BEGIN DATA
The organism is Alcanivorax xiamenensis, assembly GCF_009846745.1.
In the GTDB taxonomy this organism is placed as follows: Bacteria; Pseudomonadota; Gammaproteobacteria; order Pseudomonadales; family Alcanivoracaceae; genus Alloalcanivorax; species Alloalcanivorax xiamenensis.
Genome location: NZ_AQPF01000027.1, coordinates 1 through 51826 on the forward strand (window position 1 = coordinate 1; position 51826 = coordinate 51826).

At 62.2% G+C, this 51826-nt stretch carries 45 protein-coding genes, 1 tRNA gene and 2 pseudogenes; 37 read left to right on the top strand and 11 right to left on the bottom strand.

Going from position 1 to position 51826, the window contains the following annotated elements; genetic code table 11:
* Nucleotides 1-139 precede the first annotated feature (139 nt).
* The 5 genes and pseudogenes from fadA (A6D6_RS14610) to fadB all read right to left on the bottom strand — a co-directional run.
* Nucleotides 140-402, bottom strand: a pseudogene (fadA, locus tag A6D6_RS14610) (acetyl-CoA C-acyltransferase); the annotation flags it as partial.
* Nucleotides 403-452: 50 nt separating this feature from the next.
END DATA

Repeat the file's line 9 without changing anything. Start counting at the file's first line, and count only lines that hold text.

* Nucleotides 403-452: 50 nt separating this feature from the next.